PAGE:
This noisy, over-pixalated little guy is a “jordgubbe.” “Jord” means “earth” and a “gubbe” is a little old man. In the U.S., we know them as strawberries, though the size and shape (and taste) makes them only distant cousins to the humongous, flat and tasteless American corporate farmed version.
Swedish strawberries are round, entirely red (no white crown extending a quarter of the way down the berry) and sweet. This one was about the size of the top of my thumb from the nail up.
Biking into town for class today I saw a girl on the side of the road with a card table full of one liter boxes of strawberries. I thought of buying a box on my way back home this afternoon but then realized Mariette would see the same table and take care of it. Sure enough, we had strawberries and ice cream for dessert after a “kvällsmat” (evening meal) of salami and cheese sandwiches picnic style down at the handicap beach. The weather remains perfect, about 75, cloudless with a slight breeze. Mariette says she never experienced a May like this when she was growing up. Usually it would be in the 50s or 60s in May and the warmer months were July and August.
People are already beginning to cut loose for the summer: girls walking around in the summer clothes which doesn’t harm the scenery one bit, people working on their tans, and groups of people giddily walking along the coast. If this is May, this could really be a special summer. Climate change resulted in every state in the U.S. having the hottest July on record last year. That could be the same here but instead of uncomfortable heat it will mean absolutely lovely weather all summer.
Our class when to the library today and outside there were summer activities everywhere. Musicians were preparing for a concert and I was about to enjoy it when I noticed a flat tire on my bike so off I went to have it repaired. Here is what I would have seen:
So much for the sunshine and flowers. Last night I did a post about the Swedish economic model and I thought it sounded pretty good. Today, I read about a report someone has just released that says Sweden is moving away from their vaunted Swedish model and that some insurance benefits are now lower in Sweden than in many other developed countries. According to the report, the Swedish unemployment insurance system was the second most generous in the world (probably second to Switzerland, the home of money) as of 2005. According to the system, a person receives 80% of his or her salary for the first 200 days they are unemployed and 70% thereafter. Sounds pretty good except there is a cap of around $2600, so only 12% of unemployed Swedes receive these amounts of insurance payments.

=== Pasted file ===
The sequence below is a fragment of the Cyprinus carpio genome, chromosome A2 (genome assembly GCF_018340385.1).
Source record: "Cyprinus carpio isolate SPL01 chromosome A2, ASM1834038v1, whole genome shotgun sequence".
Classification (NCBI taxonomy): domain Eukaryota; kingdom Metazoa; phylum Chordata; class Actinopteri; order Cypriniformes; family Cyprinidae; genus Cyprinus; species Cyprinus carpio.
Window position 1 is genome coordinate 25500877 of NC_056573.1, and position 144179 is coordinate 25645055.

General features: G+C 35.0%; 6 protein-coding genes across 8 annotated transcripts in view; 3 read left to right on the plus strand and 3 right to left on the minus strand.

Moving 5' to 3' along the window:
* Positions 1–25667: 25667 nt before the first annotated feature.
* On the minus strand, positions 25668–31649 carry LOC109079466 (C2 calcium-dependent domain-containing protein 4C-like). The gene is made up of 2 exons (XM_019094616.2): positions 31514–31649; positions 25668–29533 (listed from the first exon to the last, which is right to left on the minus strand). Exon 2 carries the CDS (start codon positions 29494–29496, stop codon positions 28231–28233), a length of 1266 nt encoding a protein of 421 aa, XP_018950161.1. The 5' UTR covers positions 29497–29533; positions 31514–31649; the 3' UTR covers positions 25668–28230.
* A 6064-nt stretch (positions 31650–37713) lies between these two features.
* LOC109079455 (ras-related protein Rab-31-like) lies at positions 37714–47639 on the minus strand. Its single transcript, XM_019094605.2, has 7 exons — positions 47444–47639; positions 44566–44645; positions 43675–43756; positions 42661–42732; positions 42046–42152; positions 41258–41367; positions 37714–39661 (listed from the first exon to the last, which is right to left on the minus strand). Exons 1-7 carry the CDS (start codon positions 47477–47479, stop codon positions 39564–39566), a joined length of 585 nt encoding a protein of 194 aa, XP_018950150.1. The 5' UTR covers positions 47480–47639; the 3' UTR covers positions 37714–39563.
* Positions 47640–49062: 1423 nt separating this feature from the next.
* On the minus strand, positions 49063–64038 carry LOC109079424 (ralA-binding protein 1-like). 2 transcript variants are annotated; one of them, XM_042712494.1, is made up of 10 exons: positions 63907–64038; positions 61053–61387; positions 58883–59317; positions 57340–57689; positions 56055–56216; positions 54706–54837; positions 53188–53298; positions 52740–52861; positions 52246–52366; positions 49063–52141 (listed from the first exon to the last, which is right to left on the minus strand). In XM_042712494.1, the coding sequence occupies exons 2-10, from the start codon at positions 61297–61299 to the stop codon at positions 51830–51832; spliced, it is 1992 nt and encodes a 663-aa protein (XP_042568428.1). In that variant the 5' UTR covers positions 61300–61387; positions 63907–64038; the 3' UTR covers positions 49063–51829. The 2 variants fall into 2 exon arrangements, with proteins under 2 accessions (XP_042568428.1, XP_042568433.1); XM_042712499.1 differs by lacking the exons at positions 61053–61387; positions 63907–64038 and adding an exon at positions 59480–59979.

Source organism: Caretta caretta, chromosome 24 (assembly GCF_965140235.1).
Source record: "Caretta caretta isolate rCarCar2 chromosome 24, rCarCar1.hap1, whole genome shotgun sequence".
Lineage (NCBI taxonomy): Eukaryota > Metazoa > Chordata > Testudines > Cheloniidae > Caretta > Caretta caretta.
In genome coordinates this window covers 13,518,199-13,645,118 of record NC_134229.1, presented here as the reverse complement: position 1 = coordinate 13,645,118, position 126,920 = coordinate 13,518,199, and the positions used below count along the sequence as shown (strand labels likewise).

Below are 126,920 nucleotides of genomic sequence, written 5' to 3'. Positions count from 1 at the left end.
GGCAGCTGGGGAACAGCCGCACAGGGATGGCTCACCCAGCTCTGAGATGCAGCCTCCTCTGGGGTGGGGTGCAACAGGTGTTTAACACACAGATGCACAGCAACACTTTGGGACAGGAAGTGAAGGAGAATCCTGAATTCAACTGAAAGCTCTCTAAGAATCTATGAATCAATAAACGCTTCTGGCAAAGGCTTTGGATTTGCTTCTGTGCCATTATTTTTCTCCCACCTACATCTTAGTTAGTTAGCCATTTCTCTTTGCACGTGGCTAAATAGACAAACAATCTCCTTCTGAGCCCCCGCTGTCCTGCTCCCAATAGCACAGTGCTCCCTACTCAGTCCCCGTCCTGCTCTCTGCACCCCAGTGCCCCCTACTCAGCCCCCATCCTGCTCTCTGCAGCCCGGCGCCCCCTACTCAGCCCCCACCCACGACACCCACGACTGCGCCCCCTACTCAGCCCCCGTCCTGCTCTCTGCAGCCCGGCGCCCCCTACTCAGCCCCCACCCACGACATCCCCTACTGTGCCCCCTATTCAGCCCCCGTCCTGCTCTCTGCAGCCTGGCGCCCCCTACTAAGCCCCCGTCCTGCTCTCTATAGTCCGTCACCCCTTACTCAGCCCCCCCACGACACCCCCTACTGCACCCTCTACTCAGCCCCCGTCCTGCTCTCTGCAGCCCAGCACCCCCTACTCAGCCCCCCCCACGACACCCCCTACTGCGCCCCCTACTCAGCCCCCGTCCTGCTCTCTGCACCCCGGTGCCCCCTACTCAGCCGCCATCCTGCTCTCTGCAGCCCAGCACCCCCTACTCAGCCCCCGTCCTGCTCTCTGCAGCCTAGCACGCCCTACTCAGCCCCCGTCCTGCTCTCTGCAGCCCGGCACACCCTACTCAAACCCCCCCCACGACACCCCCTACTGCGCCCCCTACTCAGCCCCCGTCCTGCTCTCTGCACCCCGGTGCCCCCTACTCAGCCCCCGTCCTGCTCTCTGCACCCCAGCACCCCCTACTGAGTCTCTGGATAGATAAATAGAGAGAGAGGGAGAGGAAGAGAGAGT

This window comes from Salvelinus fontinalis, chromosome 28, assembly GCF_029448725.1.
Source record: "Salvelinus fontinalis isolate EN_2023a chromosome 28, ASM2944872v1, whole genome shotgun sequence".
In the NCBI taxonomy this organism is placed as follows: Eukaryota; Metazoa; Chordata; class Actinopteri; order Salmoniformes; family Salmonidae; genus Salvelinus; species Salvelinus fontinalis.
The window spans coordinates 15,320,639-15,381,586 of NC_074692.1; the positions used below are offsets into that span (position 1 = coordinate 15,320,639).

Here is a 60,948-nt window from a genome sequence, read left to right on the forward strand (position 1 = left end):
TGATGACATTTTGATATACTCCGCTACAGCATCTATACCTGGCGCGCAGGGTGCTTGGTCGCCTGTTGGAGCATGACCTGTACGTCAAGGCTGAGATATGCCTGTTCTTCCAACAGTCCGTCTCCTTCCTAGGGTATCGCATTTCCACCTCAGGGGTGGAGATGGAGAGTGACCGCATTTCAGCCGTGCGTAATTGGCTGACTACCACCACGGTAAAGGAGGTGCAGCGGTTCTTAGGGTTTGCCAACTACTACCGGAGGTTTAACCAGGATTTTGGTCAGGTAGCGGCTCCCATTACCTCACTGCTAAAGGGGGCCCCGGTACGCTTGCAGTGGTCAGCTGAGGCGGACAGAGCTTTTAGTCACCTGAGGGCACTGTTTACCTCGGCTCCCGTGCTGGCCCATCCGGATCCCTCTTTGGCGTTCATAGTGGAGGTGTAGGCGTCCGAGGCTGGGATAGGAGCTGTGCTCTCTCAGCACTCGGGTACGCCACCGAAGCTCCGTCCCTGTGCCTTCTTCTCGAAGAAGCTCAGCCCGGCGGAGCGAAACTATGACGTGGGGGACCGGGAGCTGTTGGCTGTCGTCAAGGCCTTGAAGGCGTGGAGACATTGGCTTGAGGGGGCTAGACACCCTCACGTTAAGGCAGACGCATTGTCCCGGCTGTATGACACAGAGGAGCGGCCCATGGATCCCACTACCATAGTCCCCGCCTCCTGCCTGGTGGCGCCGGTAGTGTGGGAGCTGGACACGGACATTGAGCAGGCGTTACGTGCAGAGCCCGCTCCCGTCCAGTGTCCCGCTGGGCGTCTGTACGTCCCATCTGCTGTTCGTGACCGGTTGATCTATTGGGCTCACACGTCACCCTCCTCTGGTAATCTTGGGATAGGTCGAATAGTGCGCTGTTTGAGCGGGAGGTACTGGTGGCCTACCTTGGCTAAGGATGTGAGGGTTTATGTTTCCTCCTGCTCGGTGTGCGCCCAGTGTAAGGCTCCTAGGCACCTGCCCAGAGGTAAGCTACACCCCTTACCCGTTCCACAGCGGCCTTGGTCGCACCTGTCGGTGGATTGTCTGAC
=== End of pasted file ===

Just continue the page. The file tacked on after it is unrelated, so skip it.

There are other cracks, big ones, showing in the system as well. For the first time in 60 years Sweden’s sickness insurance benefits (52 weeks) are below the average of developed countries.
These reductions are coincident with the election of the Moderates to power since 2006. Should be an interesting election next time around (either 2013 or 2014, I think). A solution, of course, would be for the government to simply create the credit and spend it into the economy, as banks simply create debt and loan it into the economy.
Finally, tomorrow is Pingstafton, or the day before the Pentacost, another religious holiday celebrated in non-religious Sweden. This is the most popular day for weddings in Sweden and like many other Swedes, Mariette’s parents are celebrating their anniversary tomorrow–55 years and still going strong.
Tomorrow also coincides with the Eurovision Song Contest. You will remember the Melodiefestival from March as duly reported here. Well, every country in Europe held similar contests and each country’s winning performers are gathered in Azerbaijan this week for the Eurovision contest that crowns this year’s winner for the entire continent. The show is half contest and half promotion for Azerbaijan’s tourist board and chamber of commerce from what we saw of the qualifying rounds. This past Tuesday and Thursday nights there 18 performances each night and 10 contestants moved on to the finals tomorrow night. We thought many of the songs and performances in the Swedish contest were bad but some of the winners from other countries were truly awful. Wow, I cannot imagine what the non-winners from those places were like. We couldn’t watch more than a few, they were that bad. Anyway the Swedish entrant is ruffling feathers in true Swedish fashion by speaking to activist groups while there which is raising protests from the less-than-forthcoming government of Azerbaijan about her politicizing the event. She is being somewhat of an embarrassment to the host country since they are trying their hardest to project a spiffy, super clean image of their country during this international showcase. I have to admit that the little promo bits between the acts give a very positive image of the country. Then comes along this Swedish chick, who is one the favorites to win the whole thing, raising issues of what is really going on behind the facade of spotless buildings, clean streets and world class culture and sportsmen. Would be interesting to see what happens if she wins. Stay tuned.